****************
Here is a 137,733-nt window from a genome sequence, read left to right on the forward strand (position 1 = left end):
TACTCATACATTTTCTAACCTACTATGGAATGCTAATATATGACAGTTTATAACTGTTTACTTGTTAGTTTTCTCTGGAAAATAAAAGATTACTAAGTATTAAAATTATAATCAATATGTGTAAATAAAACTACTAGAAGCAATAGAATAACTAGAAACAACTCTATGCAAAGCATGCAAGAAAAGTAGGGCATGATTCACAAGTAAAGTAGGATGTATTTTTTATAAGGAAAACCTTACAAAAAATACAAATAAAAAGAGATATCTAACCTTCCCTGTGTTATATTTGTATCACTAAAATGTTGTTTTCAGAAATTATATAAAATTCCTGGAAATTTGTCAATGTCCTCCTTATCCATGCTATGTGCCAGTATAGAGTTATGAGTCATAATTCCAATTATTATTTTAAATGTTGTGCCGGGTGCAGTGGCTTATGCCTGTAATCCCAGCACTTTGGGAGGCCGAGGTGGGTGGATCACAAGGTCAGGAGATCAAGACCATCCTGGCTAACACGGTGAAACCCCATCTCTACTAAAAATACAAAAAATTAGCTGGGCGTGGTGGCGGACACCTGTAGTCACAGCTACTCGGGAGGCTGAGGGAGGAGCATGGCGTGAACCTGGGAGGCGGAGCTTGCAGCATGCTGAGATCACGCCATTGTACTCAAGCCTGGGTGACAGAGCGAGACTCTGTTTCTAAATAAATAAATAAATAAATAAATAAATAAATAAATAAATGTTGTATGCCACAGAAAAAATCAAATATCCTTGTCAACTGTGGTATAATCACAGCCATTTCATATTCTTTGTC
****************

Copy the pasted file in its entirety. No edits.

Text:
Here is a 137,733-nt window from a genome sequence, read left to right on the forward strand (position 1 = left end):
TACTCATACATTTTCTAACCTACTATGGAATGCTAATATATGACAGTTTATAACTGTTTACTTGTTAGTTTTCTCTGGAAAATAAAAGATTACTAAGTATTAAAATTATAATCAATATGTGTAAATAAAACTACTAGAAGCAATAGAATAACTAGAAACAACTCTATGCAAAGCATGCAAGAAAAGTAGGGCATGATTCACAAGTAAAGTAGGATGTATTTTTTATAAGGAAAACCTTACAAAAAATACAAATAAAAAGAGATATCTAACCTTCCCTGTGTTATATTTGTATCACTAAAATGTTGTTTTCAGAAATTATATAAAATTCCTGGAAATTTGTCAATGTCCTCCTTATCCATGCTATGTGCCAGTATAGAGTTATGAGTCATAATTCCAATTATTATTTTAAATGTTGTGCCGGGTGCAGTGGCTTATGCCTGTAATCCCAGCACTTTGGGAGGCCGAGGTGGGTGGATCACAAGGTCAGGAGATCAAGACCATCCTGGCTAACACGGTGAAACCCCATCTCTACTAAAAATACAAAAAATTAGCTGGGCGTGGTGGCGGACACCTGTAGTCACAGCTACTCGGGAGGCTGAGGGAGGAGCATGGCGTGAACCTGGGAGGCGGAGCTTGCAGCATGCTGAGATCACGCCATTGTACTCAAGCCTGGGTGACAGAGCGAGACTCTGTTTCTAAATAAATAAATAAATAAATAAATAAATAAATAAATAAATGTTGTATGCCACAGAAAAAATCAAATATCCTTGTCAACTGTGGTATAATCACAGCCATTTCATATTCTTTGTC